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Attackers Combine Office Exploits to Avoid Detection

Researchers at Cisco Talos have come across an attack that combines two Microsoft Office exploits, one old and one new, likely in an effort to avoid detection.

Researchers at Cisco Talos have come across an attack that combines two Microsoft Office exploits, one old and one new, likely in an effort to avoid detection.

One of the exploits leverages CVE-2017-0199, an Office vulnerability patched by Microsoft in April with its monthly security updates. The security hole had been exploited in attacks before Microsoft released a fix. An exploit has since been added to the toolkits of numerous threat groups, including cybercriminals and cyberspies linked to China and Iran.

In the attacks observed by Cisco Talos, CVE-2017-0199 was used in combination with CVE-2012-0158, an old Office flaw that is still exploited in many campaigns.

The cybercriminals have apparently attempted to use these vulnerabilities to deliver the Lokibot banking Trojan. The attack also drops an older version of Ramnit, but experts believe a Ramnit infection component may have been picked up by accident somewhere along the way.

While the combination of exploits did not work as intended during Cisco’s tests, researchers have analyzed the code in order to determine what the attackers were hoping to accomplish.

“The attackers did not seem to have a good quality assurance process or perhaps the technical expertise to understand what will happen if they simply included an automatically generated CVE-2012-0158 exploit in combination with CVE-2017-0199,” said Cisco’s Vanja Svajcer.

In most attacks involving CVE-2017-0199, attackers send out specially crafted documents set up to exploit the vulnerability that exists in code responsible for handling OLE2Link embedded objects. By pointing a remote OLE2Link object to an HTML application file (HTA), the application will get executed and the malware is delivered.

One problem with this attack is that Word informs the user that the document contains links which may refer to other files and asks them if they want to update the document. While exploitation takes place regardless of the user’s answer, the dialog could still raise suspicion.

Windows prompt

In the attack exploiting both vulnerabilities, the initial document exploits CVE-2017-0199, but instead of an HTA file, the OLE2Link object points to another document exploiting CVE-2012-0158, which in turn fetches Ramnit and Lokibot.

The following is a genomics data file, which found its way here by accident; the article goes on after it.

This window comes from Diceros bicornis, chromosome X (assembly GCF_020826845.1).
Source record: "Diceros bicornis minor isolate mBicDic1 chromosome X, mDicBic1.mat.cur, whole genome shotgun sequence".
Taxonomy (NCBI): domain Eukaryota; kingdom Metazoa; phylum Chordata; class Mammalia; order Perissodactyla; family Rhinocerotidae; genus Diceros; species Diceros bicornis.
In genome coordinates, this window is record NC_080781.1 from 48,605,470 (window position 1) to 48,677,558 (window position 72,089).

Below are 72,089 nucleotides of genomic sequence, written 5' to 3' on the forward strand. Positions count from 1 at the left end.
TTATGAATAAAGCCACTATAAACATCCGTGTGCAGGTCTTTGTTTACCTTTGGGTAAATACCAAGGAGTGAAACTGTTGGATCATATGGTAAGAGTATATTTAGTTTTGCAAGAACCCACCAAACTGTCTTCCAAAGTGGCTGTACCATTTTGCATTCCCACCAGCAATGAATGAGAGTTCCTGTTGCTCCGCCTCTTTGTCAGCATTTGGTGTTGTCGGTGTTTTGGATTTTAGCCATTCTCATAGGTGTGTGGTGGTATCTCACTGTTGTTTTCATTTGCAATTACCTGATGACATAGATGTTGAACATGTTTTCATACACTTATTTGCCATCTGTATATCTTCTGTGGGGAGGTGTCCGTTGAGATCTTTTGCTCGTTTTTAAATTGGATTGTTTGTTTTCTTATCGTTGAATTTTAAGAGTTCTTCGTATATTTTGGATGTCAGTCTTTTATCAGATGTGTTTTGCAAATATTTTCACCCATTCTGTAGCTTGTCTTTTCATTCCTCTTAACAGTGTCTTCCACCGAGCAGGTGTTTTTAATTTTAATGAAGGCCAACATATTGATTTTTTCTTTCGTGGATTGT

Due to some mistakes made by the cybercriminals, Word crashes when loading the second exploit. However, had the exploit chain worked, the malware would have been downloaded without the “document contains links” dialog being displayed.

“One has to wonder why did the attackers use the combination of a newer and an older exploit at all? The combination would not be executed if the targeted system had a patch against either of the exploits. In addition, if the targeted system was vulnerable to CVE-2012-0158 it would be much easier for the attackers to use a single exploit targeting this vulnerability,” Svajcer explained.

“An assumption we can make is that that the attackers used the combination to avoid Word displaying the prompt which may raise suspicions for the target end user. Another possibility is that they attempted to use this combination in order to avoid behavioral detection systems which may be triggering on the combination of Ole2Link in a word document and a download of an HTA file,” the expert added.

Written By

Eduard Kovacs (@EduardKovacs) is a contributing editor at SecurityWeek. He worked as a high school IT teacher for two years before starting a career in journalism as Softpedia’s security news reporter. Eduard holds a bachelor’s degree in industrial informatics and a master’s degree in computer techniques applied in electrical engineering.

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